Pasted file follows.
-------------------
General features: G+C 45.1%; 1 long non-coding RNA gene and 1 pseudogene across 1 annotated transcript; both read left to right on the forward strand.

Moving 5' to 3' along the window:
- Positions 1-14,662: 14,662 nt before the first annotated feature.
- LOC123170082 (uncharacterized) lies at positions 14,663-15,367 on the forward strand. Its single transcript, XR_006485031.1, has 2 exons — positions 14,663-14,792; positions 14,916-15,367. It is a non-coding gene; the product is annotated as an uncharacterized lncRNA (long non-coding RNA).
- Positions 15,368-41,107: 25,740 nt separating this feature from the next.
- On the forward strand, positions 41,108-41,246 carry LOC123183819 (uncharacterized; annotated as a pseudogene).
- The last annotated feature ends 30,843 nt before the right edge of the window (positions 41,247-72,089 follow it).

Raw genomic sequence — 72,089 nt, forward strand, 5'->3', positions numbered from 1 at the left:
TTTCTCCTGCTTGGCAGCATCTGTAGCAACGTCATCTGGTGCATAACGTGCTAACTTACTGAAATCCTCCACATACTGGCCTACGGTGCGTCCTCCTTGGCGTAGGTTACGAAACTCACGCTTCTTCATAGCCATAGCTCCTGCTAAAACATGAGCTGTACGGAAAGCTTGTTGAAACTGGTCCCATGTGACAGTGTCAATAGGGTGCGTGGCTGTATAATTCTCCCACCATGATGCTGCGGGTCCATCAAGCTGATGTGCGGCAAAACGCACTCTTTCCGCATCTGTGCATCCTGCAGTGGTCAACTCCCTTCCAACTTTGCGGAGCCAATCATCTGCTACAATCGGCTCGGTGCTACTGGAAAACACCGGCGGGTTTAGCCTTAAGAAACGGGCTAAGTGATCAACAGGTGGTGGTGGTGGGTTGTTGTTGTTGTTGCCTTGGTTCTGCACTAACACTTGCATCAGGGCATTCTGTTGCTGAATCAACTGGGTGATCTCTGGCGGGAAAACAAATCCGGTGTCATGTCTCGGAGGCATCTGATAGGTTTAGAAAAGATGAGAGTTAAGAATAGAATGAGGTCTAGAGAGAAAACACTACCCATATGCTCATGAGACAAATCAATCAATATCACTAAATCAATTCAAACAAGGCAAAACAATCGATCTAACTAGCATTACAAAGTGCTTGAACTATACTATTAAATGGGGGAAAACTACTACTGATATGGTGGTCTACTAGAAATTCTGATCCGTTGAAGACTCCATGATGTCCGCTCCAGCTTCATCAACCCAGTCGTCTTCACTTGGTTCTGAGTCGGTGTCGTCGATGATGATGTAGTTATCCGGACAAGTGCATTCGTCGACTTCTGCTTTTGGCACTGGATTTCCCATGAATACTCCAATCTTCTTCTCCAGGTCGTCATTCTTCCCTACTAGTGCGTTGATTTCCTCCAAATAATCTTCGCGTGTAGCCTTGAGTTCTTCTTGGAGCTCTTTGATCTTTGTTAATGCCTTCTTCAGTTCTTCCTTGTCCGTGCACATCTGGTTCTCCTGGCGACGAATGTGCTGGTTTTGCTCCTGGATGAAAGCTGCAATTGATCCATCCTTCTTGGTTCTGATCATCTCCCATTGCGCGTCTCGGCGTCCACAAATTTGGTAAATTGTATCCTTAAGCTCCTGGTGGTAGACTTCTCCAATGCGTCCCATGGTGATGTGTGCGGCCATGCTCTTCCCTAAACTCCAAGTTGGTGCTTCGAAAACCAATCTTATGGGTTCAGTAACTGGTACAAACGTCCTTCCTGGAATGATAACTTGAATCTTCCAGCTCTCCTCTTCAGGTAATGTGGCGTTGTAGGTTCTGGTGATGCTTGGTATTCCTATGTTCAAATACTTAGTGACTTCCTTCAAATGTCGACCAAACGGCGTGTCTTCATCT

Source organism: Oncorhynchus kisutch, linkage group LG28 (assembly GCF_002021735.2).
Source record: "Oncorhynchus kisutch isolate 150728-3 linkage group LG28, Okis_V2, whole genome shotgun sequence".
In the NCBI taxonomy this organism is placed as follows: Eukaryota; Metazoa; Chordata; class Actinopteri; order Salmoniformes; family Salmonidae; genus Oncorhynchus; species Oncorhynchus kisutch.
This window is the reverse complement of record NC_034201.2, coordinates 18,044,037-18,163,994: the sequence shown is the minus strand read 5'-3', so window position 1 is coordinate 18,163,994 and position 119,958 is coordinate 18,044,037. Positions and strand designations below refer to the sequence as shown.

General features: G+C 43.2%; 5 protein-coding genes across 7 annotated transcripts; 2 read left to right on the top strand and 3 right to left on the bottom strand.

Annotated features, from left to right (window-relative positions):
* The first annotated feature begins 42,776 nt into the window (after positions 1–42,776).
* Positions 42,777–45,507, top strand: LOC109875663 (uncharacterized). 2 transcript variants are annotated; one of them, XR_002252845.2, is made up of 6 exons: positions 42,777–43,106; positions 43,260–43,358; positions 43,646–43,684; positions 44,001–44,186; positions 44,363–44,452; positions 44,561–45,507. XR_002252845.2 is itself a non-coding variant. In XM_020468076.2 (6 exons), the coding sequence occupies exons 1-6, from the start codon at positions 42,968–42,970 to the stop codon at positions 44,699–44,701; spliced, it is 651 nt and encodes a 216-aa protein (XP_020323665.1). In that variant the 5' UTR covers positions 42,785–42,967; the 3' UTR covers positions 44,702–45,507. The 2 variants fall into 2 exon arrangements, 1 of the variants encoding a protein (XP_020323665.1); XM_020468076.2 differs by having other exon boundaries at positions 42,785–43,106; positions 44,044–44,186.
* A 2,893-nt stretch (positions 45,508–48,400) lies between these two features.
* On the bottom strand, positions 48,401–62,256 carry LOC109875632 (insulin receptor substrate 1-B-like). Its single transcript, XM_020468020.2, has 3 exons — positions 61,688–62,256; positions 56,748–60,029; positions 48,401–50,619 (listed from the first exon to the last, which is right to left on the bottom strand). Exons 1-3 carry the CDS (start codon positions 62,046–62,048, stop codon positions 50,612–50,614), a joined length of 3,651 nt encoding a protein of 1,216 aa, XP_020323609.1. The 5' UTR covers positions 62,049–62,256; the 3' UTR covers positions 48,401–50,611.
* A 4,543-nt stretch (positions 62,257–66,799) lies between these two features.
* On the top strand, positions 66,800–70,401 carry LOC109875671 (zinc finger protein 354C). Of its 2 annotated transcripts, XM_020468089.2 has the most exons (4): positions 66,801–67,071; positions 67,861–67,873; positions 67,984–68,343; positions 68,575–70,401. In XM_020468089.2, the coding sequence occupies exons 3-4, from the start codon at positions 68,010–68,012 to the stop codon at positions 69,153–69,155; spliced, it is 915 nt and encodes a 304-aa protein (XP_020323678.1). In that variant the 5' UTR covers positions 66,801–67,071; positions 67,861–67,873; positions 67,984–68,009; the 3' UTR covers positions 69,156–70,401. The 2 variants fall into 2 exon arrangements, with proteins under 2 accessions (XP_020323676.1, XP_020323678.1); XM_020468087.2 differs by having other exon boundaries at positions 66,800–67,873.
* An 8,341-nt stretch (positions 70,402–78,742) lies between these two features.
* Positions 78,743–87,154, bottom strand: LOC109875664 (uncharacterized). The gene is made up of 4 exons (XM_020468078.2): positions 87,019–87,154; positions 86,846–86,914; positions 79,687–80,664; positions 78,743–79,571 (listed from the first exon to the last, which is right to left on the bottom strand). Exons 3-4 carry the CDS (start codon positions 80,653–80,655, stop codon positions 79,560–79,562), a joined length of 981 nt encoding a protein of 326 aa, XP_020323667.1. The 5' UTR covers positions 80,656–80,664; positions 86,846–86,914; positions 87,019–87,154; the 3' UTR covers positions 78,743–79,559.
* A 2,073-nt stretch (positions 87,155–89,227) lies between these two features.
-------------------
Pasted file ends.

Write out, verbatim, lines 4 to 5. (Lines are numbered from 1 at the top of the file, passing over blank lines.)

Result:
- LOC123170082 (uncharacterized) lies at positions 14,663-15,367 on the forward strand. Its single transcript, XR_006485031.1, has 2 exons — positions 14,663-14,792; positions 14,916-15,367. It is a non-coding gene; the product is annotated as an uncharacterized lncRNA (long non-coding RNA).
- Positions 15,368-41,107: 25,740 nt separating this feature from the next.